Doing for Jersey and alienated Jersey lowlifes what Dropkick Murphys has spent a career doing for Ireland and the Boston bar scene, Titus Andronicus play an earnest brand of throwback punk wherein every bar fight deserves a monument and every curfew, every hour at the office, and every MIP or DUI is an invocation to raise firsts in riotous defense of freedom. Their no-apologies, no-prisoners approach to rock made The Airing of Grievances a viciously entertaining debut, and also proved the secret to the band's best trick: taking the sort of self-centered, self-loathing lyrics that emo bands don't even dare to write and making them not only palatable, but fun. By wrapping them in scabrous guitar riffs and blaring horns, Titus Andronicus took would-be clunkers like "You'll spend the rest of your life trying to hard to forget/That you met the world naked and screaming/And that's how you'll leave it" and transmuted them into glorious, sing-along gold.
Having conquered the adolescent angst-rock genre in one fell swoop, Titus Andronicus now turns their attention to another rock n' roll archetype known chiefly for its tendency toward bloat and boredom: the concept album. Their sophomore disc, The Monitor, is supposed to relate crucial events from the American Civil War, fusing the historical and the personal into one grandiose statement. You hear ideas like that and glance at the setlist (which includes plenty of seven- and eight-minute tracks, a runtime safely over an hour) and you begin to wonder if the desire to make an art-rock curio has drained the piss and vinegar out of the guys. If that's your concern, than the all-in opener "A More Perfect Union" isn't just here to allay your worries—it's going to kick your ass for even entertaining them. Less than two minutes in, Stickley demurs from any big ambitions with characteristic self-immolating charm: "I never wanted to change the world/But I'm looking for a new New Jersey/Because tramps like us, baby, we were born to die!" With the Boss thereby paid homage, the band indulges in the first incendiary guitar solo on an album full of them. Excepting some spliced recordings on the intro and outro and a late-coming bridge that enjoins listeners to "rally around the flag," it's hard to tell what the song could possibly have to do with the Civil War, but hell if it isn't a party either way.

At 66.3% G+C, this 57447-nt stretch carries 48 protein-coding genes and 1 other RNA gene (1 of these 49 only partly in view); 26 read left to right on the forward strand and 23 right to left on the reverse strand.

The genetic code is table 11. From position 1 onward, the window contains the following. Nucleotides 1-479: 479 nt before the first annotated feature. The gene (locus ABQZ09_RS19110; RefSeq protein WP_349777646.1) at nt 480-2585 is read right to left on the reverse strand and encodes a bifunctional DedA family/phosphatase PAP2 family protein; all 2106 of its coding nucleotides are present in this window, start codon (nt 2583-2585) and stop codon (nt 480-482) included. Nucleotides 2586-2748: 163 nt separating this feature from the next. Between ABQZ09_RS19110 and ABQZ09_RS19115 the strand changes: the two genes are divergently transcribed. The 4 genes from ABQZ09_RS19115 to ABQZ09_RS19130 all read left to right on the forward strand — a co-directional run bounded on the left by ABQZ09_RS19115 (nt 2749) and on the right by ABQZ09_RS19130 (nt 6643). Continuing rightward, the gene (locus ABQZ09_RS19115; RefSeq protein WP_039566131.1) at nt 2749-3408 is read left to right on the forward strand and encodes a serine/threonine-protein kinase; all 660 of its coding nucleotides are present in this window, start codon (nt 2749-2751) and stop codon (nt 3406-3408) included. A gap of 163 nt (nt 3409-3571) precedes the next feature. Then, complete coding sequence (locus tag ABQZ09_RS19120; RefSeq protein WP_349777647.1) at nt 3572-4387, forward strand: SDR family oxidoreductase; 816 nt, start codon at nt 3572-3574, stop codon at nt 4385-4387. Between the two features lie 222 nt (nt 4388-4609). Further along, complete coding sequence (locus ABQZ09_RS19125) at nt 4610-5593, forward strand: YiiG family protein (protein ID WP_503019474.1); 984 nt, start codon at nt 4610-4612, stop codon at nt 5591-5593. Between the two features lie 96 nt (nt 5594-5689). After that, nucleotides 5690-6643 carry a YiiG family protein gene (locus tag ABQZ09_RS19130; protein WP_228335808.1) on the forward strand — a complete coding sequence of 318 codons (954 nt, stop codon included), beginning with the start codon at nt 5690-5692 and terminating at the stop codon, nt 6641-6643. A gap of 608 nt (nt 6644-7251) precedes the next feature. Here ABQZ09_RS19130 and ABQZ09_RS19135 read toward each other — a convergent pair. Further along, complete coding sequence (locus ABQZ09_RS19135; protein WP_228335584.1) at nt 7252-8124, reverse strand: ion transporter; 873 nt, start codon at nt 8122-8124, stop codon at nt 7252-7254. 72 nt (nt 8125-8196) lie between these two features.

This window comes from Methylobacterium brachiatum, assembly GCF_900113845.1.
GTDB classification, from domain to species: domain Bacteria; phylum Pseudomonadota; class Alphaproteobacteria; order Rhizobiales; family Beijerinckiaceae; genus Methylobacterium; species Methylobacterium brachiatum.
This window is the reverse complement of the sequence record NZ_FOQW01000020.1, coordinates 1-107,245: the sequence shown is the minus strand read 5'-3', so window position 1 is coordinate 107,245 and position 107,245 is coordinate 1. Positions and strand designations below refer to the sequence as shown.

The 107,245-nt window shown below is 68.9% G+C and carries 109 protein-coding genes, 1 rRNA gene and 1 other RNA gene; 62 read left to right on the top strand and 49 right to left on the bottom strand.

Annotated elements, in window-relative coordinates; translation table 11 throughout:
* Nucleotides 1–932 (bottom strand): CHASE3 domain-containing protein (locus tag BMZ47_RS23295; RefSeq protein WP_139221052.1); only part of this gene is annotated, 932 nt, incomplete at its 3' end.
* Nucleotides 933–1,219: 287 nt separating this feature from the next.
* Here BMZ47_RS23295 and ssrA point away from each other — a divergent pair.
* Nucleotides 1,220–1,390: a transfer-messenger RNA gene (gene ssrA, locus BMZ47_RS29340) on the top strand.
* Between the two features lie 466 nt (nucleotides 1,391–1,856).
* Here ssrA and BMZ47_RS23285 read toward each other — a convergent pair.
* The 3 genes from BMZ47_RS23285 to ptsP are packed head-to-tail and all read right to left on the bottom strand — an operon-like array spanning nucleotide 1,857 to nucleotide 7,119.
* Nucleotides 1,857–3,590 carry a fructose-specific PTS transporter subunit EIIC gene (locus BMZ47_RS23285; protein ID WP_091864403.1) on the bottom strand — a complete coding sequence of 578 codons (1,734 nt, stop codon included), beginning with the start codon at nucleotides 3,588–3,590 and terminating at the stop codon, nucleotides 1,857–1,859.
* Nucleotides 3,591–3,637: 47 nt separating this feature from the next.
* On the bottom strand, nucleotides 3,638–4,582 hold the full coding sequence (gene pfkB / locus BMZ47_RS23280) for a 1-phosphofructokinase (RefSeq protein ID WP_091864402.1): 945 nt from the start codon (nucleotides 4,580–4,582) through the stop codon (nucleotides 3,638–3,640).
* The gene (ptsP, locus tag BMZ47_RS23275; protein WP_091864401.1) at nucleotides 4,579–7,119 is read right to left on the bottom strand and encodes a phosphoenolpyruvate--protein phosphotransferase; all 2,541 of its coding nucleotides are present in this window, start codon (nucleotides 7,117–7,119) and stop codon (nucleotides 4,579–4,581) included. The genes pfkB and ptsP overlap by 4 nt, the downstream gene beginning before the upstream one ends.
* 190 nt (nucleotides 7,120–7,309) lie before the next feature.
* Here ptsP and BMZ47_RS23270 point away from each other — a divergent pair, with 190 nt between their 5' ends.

As the album progresses, it focuses less on American history and more on the story of a slacker kid from Jersey who bums around down South and later up in Boston, flunking classes and drinking 40s while trying to make his own way into the adult world. To the extent that the Civil War plays a part in all of this, its more to throw an epic caste behind some classically adolescent ideas: fighting for freedom, rebelling against your parents' way of life, living on what feels like enemy territory. Truth be told, the extended metaphors may not have been worth the effort as, concept or no, the lyrics tend to come in two flavors: overwrought diary fodder that you can't help but love ("I'm at the end of my rope and I feel like swinging!") and those that are too overwrought for even as formidably theatrical a group as Titus Andronicus to pull off ("I am covered in urine and excrement but I'm alive!"). The Monitor is an album about perpetual rebellion, and whether that strikes you as exciting or wearying will have a great bearing on how much you get out of it.
The most surprising—and rewarding—development on The Monitor is sonic, not thematic. Though it's bookended with bar-punk ragers in the Pogues-meets-Springsteen mode, the album stretches out in its middle cuts, detouring through rollicking piano-driven numbers and a stretch of country-derived songs that recall the Mekons of Fear and Whiskey. While the loping, boozy pace of those songs makes a nice contrast to the breakneck opening act, there's no denying that the band sounds best when blazing through one of their nervy tantrums. In particular, the choice to follow the slower, eight-minute "A Pot in Which to Piss" with the slower, eight-minute "Four Score and Seven" was a poor one, and it weighs heavily on the album's momentum. Still, the downtempo dalliances do bear rewards: "To Old Friends and New" achieves a kind of stumbling, drunken majesty when it builds to its sing-along finish.
Between that track and the scathing closer, "The Battle of Hampton Roads," comes a bristling hardcore number called "...And Ever," which reprises the chorus chant from "Titus Andronicus Forever": "The enemy is everywhere!" For some listeners, hearing the band return to that restless slogan after nearly an hour of digressions is going to sound like the height of juvenile self-indulgence, not to mention repetitious songwriting; to others it will be a call back to the mosh pit, an invocation to renew the unending struggle against they tyranny of responsibility and conformity. Titus Andronicus is wagering not that their audience will consist of hopeless, pissed-off teens and twentysomethings, but that whoever you are, and whatever you're up against, they can make you remember how that moment of being me-against-the-world, poised in between earnest idealism and total nihilism, felt. If you're going to have an army against you, they seem to reason, then at the very least, you deserve to have a band urging you on to victory with cheerful cacophony.